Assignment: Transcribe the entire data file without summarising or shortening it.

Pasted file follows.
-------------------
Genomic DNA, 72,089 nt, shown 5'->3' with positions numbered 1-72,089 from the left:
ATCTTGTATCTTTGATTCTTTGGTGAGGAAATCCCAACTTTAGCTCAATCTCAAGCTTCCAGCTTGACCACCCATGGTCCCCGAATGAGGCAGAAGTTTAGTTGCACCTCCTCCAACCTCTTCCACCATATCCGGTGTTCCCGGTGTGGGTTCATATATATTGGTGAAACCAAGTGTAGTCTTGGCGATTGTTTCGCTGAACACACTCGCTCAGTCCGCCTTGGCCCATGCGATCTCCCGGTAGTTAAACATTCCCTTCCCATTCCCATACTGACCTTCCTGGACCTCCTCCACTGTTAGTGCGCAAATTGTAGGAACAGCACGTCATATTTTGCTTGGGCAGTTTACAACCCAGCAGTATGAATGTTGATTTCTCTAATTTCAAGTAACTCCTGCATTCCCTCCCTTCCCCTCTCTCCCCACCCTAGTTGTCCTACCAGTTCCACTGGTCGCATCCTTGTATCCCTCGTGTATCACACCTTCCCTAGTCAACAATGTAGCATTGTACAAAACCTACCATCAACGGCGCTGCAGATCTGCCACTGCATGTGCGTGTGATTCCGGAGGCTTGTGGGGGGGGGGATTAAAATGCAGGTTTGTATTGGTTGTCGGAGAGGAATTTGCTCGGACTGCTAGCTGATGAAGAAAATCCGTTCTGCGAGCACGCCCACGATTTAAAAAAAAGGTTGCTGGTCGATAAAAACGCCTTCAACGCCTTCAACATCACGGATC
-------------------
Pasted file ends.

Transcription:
Genomic DNA, 72,089 nt, shown 5'->3' with positions numbered 1-72,089 from the left:
ATCTTGTATCTTTGATTCTTTGGTGAGGAAATCCCAACTTTAGCTCAATCTCAAGCTTCCAGCTTGACCACCCATGGTCCCCGAATGAGGCAGAAGTTTAGTTGCACCTCCTCCAACCTCTTCCACCATATCCGGTGTTCCCGGTGTGGGTTCATATATATTGGTGAAACCAAGTGTAGTCTTGGCGATTGTTTCGCTGAACACACTCGCTCAGTCCGCCTTGGCCCATGCGATCTCCCGGTAGTTAAACATTCCCTTCCCATTCCCATACTGACCTTCCTGGACCTCCTCCACTGTTAGTGCGCAAATTGTAGGAACAGCACGTCATATTTTGCTTGGGCAGTTTACAACCCAGCAGTATGAATGTTGATTTCTCTAATTTCAAGTAACTCCTGCATTCCCTCCCTTCCCCTCTCTCCCCACCCTAGTTGTCCTACCAGTTCCACTGGTCGCATCCTTGTATCCCTCGTGTATCACACCTTCCCTAGTCAACAATGTAGCATTGTACAAAACCTACCATCAACGGCGCTGCAGATCTGCCACTGCATGTGCGTGTGATTCCGGAGGCTTGTGGGGGGGGGGATTAAAATGCAGGTTTGTATTGGTTGTCGGAGAGGAATTTGCTCGGACTGCTAGCTGATGAAGAAAATCCGTTCTGCGAGCACGCCCACGATTTAAAAAAAAGGTTGCTGGTCGATAAAAACGCCTTCAACGCCTTCAACATCACGGATC